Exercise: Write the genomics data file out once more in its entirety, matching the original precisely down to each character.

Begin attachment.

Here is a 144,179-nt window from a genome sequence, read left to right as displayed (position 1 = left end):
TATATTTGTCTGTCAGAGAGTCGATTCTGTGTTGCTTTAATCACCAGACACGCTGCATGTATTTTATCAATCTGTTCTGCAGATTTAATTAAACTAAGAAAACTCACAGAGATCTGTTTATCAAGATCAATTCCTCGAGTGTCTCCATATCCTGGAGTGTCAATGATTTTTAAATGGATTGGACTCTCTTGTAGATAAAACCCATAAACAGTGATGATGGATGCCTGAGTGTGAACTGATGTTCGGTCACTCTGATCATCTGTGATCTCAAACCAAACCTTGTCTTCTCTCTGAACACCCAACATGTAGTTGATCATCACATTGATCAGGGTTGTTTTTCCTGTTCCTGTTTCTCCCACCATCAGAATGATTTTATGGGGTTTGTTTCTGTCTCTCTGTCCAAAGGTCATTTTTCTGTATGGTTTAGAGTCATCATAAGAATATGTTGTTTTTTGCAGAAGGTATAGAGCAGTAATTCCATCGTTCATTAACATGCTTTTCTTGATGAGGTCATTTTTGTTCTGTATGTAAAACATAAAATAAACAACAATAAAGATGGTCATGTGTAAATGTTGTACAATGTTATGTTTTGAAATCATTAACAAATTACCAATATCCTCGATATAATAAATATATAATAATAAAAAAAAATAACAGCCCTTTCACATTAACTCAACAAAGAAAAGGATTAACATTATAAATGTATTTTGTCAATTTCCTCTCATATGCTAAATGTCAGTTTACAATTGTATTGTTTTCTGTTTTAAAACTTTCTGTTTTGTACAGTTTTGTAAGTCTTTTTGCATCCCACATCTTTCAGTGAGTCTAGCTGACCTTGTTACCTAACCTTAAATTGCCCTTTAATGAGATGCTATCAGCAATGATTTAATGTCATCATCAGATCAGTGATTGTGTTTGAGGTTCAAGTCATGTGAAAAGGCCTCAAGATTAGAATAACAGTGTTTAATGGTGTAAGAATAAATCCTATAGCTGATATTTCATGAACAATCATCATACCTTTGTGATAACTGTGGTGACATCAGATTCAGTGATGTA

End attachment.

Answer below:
Here is a 144,179-nt window from a genome sequence, read left to right as displayed (position 1 = left end):
TATATTTGTCTGTCAGAGAGTCGATTCTGTGTTGCTTTAATCACCAGACACGCTGCATGTATTTTATCAATCTGTTCTGCAGATTTAATTAAACTAAGAAAACTCACAGAGATCTGTTTATCAAGATCAATTCCTCGAGTGTCTCCATATCCTGGAGTGTCAATGATTTTTAAATGGATTGGACTCTCTTGTAGATAAAACCCATAAACAGTGATGATGGATGCCTGAGTGTGAACTGATGTTCGGTCACTCTGATCATCTGTGATCTCAAACCAAACCTTGTCTTCTCTCTGAACACCCAACATGTAGTTGATCATCACATTGATCAGGGTTGTTTTTCCTGTTCCTGTTTCTCCCACCATCAGAATGATTTTATGGGGTTTGTTTCTGTCTCTCTGTCCAAAGGTCATTTTTCTGTATGGTTTAGAGTCATCATAAGAATATGTTGTTTTTTGCAGAAGGTATAGAGCAGTAATTCCATCGTTCATTAACATGCTTTTCTTGATGAGGTCATTTTTGTTCTGTATGTAAAACATAAAATAAACAACAATAAAGATGGTCATGTGTAAATGTTGTACAATGTTATGTTTTGAAATCATTAACAAATTACCAATATCCTCGATATAATAAATATATAATAATAAAAAAAAATAACAGCCCTTTCACATTAACTCAACAAAGAAAAGGATTAACATTATAAATGTATTTTGTCAATTTCCTCTCATATGCTAAATGTCAGTTTACAATTGTATTGTTTTCTGTTTTAAAACTTTCTGTTTTGTACAGTTTTGTAAGTCTTTTTGCATCCCACATCTTTCAGTGAGTCTAGCTGACCTTGTTACCTAACCTTAAATTGCCCTTTAATGAGATGCTATCAGCAATGATTTAATGTCATCATCAGATCAGTGATTGTGTTTGAGGTTCAAGTCATGTGAAAAGGCCTCAAGATTAGAATAACAGTGTTTAATGGTGTAAGAATAAATCCTATAGCTGATATTTCATGAACAATCATCATACCTTTGTGATAACTGTGGTGACATCAGATTCAGTGATGTA